Apomediation: mediation by agents not interposed between users and resources, who stand by to guide a consumer to high quality information without a role in the acquisition of the resources (i.e. Amazon product reviewers)

NEJM uses terms by users to add related searches to article search results. They also bump popular articles from searches up in the results as more people click on them. These tools improved their search results and reputation, all by using the people power of experts. In addition, they created a series of “results in” publications that highlight the popular articles.

It took a little over a year to get to a million Twitter authors, and about 600 years to get to the same number of book authors. And, these are literate, savvy users. Twitter & Facebook count for 1.45 million views of the New York Times (and this is a number from several years ago) — imagine what it can do for your scholarly publication. Oh, and NYT has a social media editor now.

Blogs are growing four times as fast as traditional media. The top ten media sites include blogs and the traditional media sources use blogs now as well. Blogs can be diverse or narrow, their coverage varies (and does not have to be immediate), they are verifiably accurate, and they are interactive. Blogs level that media playing field, in part by watching the watchdogs. Blogs tend to investigate more than the mainstream media.

It took AOL five times as long to get to twenty million users than it did for the iPhone. Consumers are increasingly adding “toys” to their collection of ways to get to digital/online content. When the NEJM went on the Kindle, more than just physicians subscribed. Getting content into easy to access places and on the “toys” that consumers use will increase your reach.

Print digests are struggling because they teeter on the brink of the daily divide. Why wait for the news to get stale, collected, and delivered a week/month/quarter/year later? People are transforming. Our audiences don’t think of information as analogue, delayed, isolated, tethered, etc. It has to evolve to something digital, immediate, integrated, and mobile.

From the Q&A session:

The article container will be here for a long time. Academics use the HTML version of the article, but the PDF (static) version is their security blanket and archival copy.

Where does the library as source of funds when the focus is more on the end users? Publishers are looking for other sources of income as library budgets are decreasing (i.e. Kindle, product differentiation, etc.). They are looking to other purchasing centers at institutions.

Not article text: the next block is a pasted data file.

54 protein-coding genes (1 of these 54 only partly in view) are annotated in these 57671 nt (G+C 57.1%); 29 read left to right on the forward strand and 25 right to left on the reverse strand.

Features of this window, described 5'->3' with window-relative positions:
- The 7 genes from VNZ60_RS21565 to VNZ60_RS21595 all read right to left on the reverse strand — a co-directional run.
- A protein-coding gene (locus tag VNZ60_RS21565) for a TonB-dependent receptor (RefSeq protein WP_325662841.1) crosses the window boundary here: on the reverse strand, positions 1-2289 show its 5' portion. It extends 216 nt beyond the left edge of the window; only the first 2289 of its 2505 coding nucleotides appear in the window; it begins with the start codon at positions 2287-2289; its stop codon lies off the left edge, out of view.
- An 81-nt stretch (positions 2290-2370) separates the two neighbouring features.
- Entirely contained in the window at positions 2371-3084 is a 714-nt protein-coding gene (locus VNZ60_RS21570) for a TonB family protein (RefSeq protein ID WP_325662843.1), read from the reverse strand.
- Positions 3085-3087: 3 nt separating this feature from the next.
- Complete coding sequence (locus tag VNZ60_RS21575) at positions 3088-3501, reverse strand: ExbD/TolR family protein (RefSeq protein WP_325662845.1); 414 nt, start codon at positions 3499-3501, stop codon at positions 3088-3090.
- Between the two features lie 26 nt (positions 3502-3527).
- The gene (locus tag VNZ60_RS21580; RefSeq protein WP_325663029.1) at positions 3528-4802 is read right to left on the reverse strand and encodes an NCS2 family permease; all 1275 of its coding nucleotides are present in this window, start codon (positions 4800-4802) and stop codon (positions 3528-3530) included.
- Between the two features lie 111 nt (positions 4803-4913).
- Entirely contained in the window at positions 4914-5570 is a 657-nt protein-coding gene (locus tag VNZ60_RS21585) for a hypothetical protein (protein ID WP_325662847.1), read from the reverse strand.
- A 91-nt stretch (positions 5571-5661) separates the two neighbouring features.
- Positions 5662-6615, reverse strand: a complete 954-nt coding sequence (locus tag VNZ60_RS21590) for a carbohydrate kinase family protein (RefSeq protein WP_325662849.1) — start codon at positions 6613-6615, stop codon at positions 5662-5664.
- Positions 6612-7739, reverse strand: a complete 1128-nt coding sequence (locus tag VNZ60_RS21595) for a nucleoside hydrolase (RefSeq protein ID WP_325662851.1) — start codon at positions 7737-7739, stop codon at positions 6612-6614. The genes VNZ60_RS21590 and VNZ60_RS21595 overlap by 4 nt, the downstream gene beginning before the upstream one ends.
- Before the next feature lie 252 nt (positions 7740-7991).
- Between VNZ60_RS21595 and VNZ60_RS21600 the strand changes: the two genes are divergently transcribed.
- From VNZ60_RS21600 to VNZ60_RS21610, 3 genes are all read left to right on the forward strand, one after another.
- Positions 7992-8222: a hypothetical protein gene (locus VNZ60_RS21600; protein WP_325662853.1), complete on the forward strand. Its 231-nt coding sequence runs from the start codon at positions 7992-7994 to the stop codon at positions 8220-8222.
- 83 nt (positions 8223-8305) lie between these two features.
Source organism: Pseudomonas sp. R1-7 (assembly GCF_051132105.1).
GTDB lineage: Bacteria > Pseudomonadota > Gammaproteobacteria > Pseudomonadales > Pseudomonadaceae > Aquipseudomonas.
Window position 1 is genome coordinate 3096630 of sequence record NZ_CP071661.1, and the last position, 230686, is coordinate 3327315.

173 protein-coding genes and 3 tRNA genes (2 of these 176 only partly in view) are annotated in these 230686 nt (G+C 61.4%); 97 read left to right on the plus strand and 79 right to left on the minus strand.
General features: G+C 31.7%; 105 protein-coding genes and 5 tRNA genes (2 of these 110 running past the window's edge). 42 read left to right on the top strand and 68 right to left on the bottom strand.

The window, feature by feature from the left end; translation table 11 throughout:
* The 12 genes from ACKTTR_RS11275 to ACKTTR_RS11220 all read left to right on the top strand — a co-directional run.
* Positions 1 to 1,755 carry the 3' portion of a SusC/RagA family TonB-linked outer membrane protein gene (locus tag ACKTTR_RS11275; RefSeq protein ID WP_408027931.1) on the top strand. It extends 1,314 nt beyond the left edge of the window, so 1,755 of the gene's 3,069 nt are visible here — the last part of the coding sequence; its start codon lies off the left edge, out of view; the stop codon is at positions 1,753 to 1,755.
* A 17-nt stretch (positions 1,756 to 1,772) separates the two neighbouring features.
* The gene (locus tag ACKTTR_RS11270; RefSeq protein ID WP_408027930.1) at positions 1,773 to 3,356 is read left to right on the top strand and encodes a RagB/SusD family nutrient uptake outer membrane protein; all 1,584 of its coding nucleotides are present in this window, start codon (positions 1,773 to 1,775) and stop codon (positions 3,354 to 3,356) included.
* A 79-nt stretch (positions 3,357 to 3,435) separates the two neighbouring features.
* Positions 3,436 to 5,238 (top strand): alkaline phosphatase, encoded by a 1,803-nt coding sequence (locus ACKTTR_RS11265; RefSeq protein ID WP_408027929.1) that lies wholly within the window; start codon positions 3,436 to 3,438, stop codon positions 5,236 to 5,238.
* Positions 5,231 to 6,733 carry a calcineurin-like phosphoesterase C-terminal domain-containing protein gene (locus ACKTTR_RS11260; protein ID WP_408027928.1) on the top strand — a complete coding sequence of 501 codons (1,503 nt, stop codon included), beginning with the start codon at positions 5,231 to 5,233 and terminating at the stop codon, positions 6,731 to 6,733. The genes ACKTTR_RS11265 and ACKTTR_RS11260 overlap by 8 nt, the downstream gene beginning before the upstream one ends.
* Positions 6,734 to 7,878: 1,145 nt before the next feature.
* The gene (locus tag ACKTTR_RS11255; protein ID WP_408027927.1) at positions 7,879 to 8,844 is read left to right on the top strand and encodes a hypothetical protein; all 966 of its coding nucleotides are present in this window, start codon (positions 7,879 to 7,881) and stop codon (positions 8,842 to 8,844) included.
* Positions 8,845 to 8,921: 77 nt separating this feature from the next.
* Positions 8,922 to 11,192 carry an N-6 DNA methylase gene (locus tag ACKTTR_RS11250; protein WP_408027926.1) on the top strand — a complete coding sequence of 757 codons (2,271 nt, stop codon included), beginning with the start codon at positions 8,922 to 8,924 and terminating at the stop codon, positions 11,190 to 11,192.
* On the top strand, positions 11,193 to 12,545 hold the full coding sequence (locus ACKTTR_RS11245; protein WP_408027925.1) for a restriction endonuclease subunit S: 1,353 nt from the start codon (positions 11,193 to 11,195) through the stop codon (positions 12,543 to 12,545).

How do publishers establish the cost of these 2.0 products? It’s essentially what the market will bear, with some adjustments. Sustainability is a grim perspective. Flourishing is much more positive, and not necessarily any less realistic. Equity is not a concept that comes into pricing.

The people who bring the tremendous flow of information under control (i.e. offer filters) will be successful. One of our tasks is to make filters to help our users manage the flow of information.

ER&L 2010: Where are we headed? Tools & Technologies for the future

Speakers: Ross Singer & Andrew Nagy

Software as a service saves the institution time and money because the infrastructure is hosted and maintained by someone else. Computing has gone from centralized, mainframe processing to an even mix of personal computers on an networked enterprise to once again a very centralized environment with cloud applications and thin clients.

Library resource discovery is, to a certain extent, already in the cloud. We use online databases and open web search, WorldCat, and next gen catalog interfaces. The next gen catalog places the focus on the institution’s resources, but it’s not the complete solution. (People see a search box and they want to run queries on it – doesn’t matter where it is or what it is.) The next gen catalog is only providing access to local resources, and while it looks like modern interfaces, the back end is still old-school library indexing that doesn’t work well with keyword searching.

Web-scale discovery is a one-stop shop that provides increased access, enhances research, and provides and increase ROI for the library. Our users don’t use Google because it’s Google, they use it because it’s simple, easy, and fast.

How do we make our data relevant when administration doesn’t think what we do is as important anymore? Linked data might be one solution. Unfortunately, we don’t do that very well. We are really good at identifying things but bad at linking them.

If every component of a record is given identifiers, it’s possible to generate all sorts of combinations and displays and search results via linking the identifiers together. RDF provides a framework for this.

Also, once we start using common identifiers, then we can pull in data from other sources to increase the richness of our metadata. Mashups FTW!